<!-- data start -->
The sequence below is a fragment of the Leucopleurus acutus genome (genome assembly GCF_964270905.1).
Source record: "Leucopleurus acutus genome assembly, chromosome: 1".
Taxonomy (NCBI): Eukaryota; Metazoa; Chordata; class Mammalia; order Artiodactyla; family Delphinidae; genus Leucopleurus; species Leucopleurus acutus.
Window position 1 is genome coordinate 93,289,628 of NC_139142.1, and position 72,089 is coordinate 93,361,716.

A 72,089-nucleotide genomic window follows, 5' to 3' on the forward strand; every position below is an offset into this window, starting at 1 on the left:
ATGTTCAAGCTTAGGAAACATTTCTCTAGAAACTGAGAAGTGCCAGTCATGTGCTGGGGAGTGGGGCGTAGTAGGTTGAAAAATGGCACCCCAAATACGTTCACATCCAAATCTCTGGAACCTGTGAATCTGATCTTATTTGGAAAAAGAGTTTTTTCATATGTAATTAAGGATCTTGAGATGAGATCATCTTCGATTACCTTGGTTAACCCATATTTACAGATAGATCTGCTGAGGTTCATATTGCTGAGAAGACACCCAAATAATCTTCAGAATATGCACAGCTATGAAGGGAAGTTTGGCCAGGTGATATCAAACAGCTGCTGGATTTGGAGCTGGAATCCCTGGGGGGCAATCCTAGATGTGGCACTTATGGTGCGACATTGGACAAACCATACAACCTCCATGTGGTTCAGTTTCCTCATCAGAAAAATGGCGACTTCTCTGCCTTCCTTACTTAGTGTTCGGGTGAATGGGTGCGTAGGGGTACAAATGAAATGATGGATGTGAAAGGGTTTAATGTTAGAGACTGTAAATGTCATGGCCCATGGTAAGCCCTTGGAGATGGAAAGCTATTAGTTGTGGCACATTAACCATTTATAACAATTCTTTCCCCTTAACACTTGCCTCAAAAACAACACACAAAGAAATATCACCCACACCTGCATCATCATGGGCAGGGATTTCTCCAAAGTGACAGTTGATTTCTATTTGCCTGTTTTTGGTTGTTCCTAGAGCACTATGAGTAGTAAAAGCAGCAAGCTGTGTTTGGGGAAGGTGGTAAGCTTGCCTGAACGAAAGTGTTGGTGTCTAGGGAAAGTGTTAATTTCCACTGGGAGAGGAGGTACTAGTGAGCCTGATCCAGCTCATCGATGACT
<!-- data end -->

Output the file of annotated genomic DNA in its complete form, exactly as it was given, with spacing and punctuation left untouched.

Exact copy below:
The sequence below is a fragment of the Leucopleurus acutus genome (genome assembly GCF_964270905.1).
Source record: "Leucopleurus acutus genome assembly, chromosome: 1".
Taxonomy (NCBI): Eukaryota; Metazoa; Chordata; class Mammalia; order Artiodactyla; family Delphinidae; genus Leucopleurus; species Leucopleurus acutus.
Window position 1 is genome coordinate 93,289,628 of NC_139142.1, and position 72,089 is coordinate 93,361,716.

A 72,089-nucleotide genomic window follows, 5' to 3' on the forward strand; every position below is an offset into this window, starting at 1 on the left:
ATGTTCAAGCTTAGGAAACATTTCTCTAGAAACTGAGAAGTGCCAGTCATGTGCTGGGGAGTGGGGCGTAGTAGGTTGAAAAATGGCACCCCAAATACGTTCACATCCAAATCTCTGGAACCTGTGAATCTGATCTTATTTGGAAAAAGAGTTTTTTCATATGTAATTAAGGATCTTGAGATGAGATCATCTTCGATTACCTTGGTTAACCCATATTTACAGATAGATCTGCTGAGGTTCATATTGCTGAGAAGACACCCAAATAATCTTCAGAATATGCACAGCTATGAAGGGAAGTTTGGCCAGGTGATATCAAACAGCTGCTGGATTTGGAGCTGGAATCCCTGGGGGGCAATCCTAGATGTGGCACTTATGGTGCGACATTGGACAAACCATACAACCTCCATGTGGTTCAGTTTCCTCATCAGAAAAATGGCGACTTCTCTGCCTTCCTTACTTAGTGTTCGGGTGAATGGGTGCGTAGGGGTACAAATGAAATGATGGATGTGAAAGGGTTTAATGTTAGAGACTGTAAATGTCATGGCCCATGGTAAGCCCTTGGAGATGGAAAGCTATTAGTTGTGGCACATTAACCATTTATAACAATTCTTTCCCCTTAACACTTGCCTCAAAAACAACACACAAAGAAATATCACCCACACCTGCATCATCATGGGCAGGGATTTCTCCAAAGTGACAGTTGATTTCTATTTGCCTGTTTTTGGTTGTTCCTAGAGCACTATGAGTAGTAAAAGCAGCAAGCTGTGTTTGGGGAAGGTGGTAAGCTTGCCTGAACGAAAGTGTTGGTGTCTAGGGAAAGTGTTAATTTCCACTGGGAGAGGAGGTACTAGTGAGCCTGATCCAGCTCATCGATGACT